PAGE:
We humans really like to bang on stuff. When we’re young, it’s usually pots and pans – but in our dreams it would be something like the Korg Wavedrum. A synthetic drumpad about the size of a frisbee, the Wavedrum has the ability to imitate literally thousands of sounds. Want to jam with a conga beat? Check. How about a tambourine? Got it. Just like whacking a real drum, you can make different sounds depending where you hit the Wavedrum. You can use your hands or go for drumsticks to pound out sound. Of course, you will need an amplifier – which makes it a little more high-tech than those pots and pans.
Yamaha’s Tenori-on is what would happen if a LiteBrite had a musical love child with an Etch-a-Sketch. Strange and yet cute, the Tenori-on is a maker of musical soundscapes. electronic instrument that combines a small synthesizer with a sequencer that renders visually. The Tenori consists of a hand-held screen made up of a sixteen by sixteen grid of LED switches, any of which can be activated in a number of ways to create an evolving musical soundscape. The switches are held within a magnesium frame, which has two built-in speakers located on the top of frame, as well as a dial and buttons that control the type and tempo of sound. It can produce weird music, cool music, but never ordinary sound – which is why all sorts of new musicians love it.
When the lights go out on the audience, you don’t want to lose hold of your drumsticks, do you? Enter Hip Trix, the glowing sticks for smashing drums. At $24.99 a pair, the sticks will last a little while. They need to be charged with exposure to a light source – the company says blacklights work best – and then they glow all night. They’re made out of synthetic materials that are supposed to keep their luminosity for a long time. Of course, drummers are always tossing their sticks to the crowd – at least now the audience can see where it’s headed even if the visibility is low. Safety first!
Vox AmPlug Cabinet
Amplifiers on the run? For $50, you can pick up this portable amplifer cabinet. The amPlug plugs into an electric guitar like a regular cable and, with the use of headphones, makes for a very portable, private and enjoyable practice session. These powerful preamps produce high-quality sound, says VOX, without disturbing the people around you anywhere you practice. The three-inch speaker, which weighs in at only 0.65 pounds, can add on and let you jam on the street or anywhere. Powered by a 9-volt battery, the unit lets you jam for 10 hours at a time. It makes the practice of music-making at lot more portable.
Korg Sound On Sound
Recording equipment has recently been bumped up with new tech design – like this Korg Sound on Sound unlimited track recorder. It’s not available until April, but the pocket-sized touchscreen recorder allows you to overdub your recordings as many times as you want. The recorder has many cool features, like the ability to playback speed of your recordings without affecting the pitch. There is an external microphone jack, dedicated guitar input, and line input for an external audio device – as well as an internal mic. More than 100 effects can be layered onto tracks both during and after recording. The SOS will sell at $400, which is pretty fair for all the possibilities in the tech.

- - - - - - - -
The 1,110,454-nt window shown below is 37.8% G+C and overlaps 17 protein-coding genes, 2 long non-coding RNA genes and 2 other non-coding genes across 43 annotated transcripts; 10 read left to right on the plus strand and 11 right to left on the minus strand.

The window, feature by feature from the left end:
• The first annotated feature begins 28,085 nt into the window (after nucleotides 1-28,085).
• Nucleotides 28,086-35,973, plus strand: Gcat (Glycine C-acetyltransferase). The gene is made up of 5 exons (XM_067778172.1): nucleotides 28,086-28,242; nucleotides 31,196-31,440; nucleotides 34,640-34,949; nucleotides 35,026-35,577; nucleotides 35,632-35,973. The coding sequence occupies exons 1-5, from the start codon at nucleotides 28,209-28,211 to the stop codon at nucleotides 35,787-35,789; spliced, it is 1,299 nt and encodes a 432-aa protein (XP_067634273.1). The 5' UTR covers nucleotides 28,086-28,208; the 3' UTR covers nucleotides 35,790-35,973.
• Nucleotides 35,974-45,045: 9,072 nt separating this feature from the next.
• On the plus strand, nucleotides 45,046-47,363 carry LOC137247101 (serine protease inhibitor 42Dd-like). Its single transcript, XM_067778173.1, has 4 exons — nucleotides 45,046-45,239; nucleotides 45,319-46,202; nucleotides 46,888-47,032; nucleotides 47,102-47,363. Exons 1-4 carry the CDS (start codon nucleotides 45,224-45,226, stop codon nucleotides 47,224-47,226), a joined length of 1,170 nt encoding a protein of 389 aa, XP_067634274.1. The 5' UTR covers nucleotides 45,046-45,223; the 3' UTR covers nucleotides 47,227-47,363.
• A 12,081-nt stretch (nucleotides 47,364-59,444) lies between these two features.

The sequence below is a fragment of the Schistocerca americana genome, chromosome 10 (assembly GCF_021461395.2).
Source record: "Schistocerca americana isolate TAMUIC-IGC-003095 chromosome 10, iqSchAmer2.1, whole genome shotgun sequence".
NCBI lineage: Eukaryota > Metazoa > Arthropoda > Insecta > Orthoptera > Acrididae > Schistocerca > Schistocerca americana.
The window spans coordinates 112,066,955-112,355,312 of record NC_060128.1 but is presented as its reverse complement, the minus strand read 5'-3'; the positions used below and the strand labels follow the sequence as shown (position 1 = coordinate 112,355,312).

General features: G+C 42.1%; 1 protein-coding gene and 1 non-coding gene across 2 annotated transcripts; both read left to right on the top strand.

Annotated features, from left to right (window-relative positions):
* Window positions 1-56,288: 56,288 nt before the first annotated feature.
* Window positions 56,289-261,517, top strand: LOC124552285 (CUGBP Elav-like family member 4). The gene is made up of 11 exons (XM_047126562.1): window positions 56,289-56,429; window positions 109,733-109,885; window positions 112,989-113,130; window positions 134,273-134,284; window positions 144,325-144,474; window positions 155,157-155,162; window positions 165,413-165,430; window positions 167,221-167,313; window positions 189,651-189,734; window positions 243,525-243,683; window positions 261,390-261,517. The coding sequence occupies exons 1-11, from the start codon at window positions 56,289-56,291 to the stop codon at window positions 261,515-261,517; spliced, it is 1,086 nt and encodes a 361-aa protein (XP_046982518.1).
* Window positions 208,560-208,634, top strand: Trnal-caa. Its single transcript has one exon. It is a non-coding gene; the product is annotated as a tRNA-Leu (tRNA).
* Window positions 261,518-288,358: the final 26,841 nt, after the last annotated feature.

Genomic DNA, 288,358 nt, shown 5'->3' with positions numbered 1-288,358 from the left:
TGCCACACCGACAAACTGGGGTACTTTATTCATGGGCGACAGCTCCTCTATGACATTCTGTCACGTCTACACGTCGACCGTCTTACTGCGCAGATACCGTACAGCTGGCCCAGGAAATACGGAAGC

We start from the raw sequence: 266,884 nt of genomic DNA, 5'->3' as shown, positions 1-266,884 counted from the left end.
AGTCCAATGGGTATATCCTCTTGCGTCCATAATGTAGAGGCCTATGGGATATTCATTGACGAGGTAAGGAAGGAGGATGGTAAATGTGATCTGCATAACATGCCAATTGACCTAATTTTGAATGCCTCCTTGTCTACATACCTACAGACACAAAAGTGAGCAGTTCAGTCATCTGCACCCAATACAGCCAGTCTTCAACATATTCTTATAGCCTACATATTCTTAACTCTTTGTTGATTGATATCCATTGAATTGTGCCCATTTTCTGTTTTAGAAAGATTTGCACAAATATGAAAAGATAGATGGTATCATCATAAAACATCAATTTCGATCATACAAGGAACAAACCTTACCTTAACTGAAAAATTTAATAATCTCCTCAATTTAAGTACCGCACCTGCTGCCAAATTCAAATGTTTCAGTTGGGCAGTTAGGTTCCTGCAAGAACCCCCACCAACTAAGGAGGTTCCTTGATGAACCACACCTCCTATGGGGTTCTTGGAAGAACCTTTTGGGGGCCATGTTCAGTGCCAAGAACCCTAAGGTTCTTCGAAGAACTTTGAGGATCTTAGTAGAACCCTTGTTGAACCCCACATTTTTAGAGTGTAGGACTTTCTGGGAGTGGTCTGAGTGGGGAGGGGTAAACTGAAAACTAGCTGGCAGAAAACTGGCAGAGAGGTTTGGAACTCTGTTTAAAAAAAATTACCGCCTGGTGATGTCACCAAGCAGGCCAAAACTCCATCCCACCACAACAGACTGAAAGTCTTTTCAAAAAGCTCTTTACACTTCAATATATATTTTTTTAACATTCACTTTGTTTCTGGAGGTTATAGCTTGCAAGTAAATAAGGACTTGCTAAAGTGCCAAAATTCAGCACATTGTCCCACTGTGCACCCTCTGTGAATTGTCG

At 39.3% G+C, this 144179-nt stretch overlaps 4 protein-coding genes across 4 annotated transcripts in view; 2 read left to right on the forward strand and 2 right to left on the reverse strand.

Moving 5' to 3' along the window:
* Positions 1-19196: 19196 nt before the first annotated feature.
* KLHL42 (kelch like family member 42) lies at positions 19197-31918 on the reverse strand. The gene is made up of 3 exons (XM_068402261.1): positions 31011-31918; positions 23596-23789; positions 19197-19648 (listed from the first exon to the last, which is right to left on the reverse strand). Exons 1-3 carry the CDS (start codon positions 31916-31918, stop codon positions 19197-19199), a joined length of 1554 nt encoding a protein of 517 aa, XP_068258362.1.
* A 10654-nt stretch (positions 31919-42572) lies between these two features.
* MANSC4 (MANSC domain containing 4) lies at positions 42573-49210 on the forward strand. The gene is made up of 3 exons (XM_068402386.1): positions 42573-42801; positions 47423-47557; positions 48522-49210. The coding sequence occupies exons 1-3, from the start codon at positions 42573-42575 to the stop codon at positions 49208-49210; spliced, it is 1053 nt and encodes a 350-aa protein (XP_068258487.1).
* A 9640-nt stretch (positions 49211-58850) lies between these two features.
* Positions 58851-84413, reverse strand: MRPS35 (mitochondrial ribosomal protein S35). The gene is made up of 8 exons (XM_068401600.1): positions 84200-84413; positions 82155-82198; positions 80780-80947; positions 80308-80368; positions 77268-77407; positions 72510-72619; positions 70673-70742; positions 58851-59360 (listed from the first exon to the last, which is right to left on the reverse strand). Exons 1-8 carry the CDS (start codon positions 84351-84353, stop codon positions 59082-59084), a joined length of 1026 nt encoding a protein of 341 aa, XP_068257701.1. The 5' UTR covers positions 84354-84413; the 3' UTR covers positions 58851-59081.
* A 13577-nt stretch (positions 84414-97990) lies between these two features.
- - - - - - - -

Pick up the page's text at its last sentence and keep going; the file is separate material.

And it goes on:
USB Condenser Microphone
With a name like Yeti, this microphone shows it’s got something to say – and for good reason. Blue Microphones is out in front of the pack, being the first company to produce a THX-Certified microphone. The Yeti comes in four options (Omni, Cardioid, Stereo, Bidirectional) for “incredible versatility and superior results in any situation”. It also includes studio-quality performance and features, with zero latency, amplified headphone monitoring, microphone mute, and hardware-based gain adjustment. The Yeti has a driverless installation and works with both PCs and Macs. It is estimated to retail at $150 when it comes out this spring.
Carbon fiber Ukulele
Guitar maker Blackbird is trying to reinvent one of the sweetest little instruments around. They have a proprietary design for a completely carbon fiber ukulele with a hollow neck. For those wondering why anyone would ever want a stringed instrument made out of anything other than wood, apparently carbon fiber is supposed to be more acoustically efficient than wood – as well as being more resistant to humidity, which is the bane of all wooden instruments. Blackbird Guitars calls its light-yet-powerful uke the “ultimate travel instrument”. You can check out the difference yourself when it debuts in Spring 2010 with a street price of $999.
AKG Perception 120
These days, USB microphones are hot like Lady Gaga. Audio maker AKG’s first foray into the USB arena is the Perception 120 , which debuted in the fall and costs $99. The Perception is an excellent plug-and-play device that will deliver performance for everything form podcasts to voice-overs and studio-quality rehearsal recordings without much hassle. It plays nice with both Macs and PCs, and includes an integrated high-quality analog to digital converter – which sets it apart from many of the other USB microphones on the market now. The Perception also comes with an integrated pop filter, a switchable bass cut filter and an attenuation switch.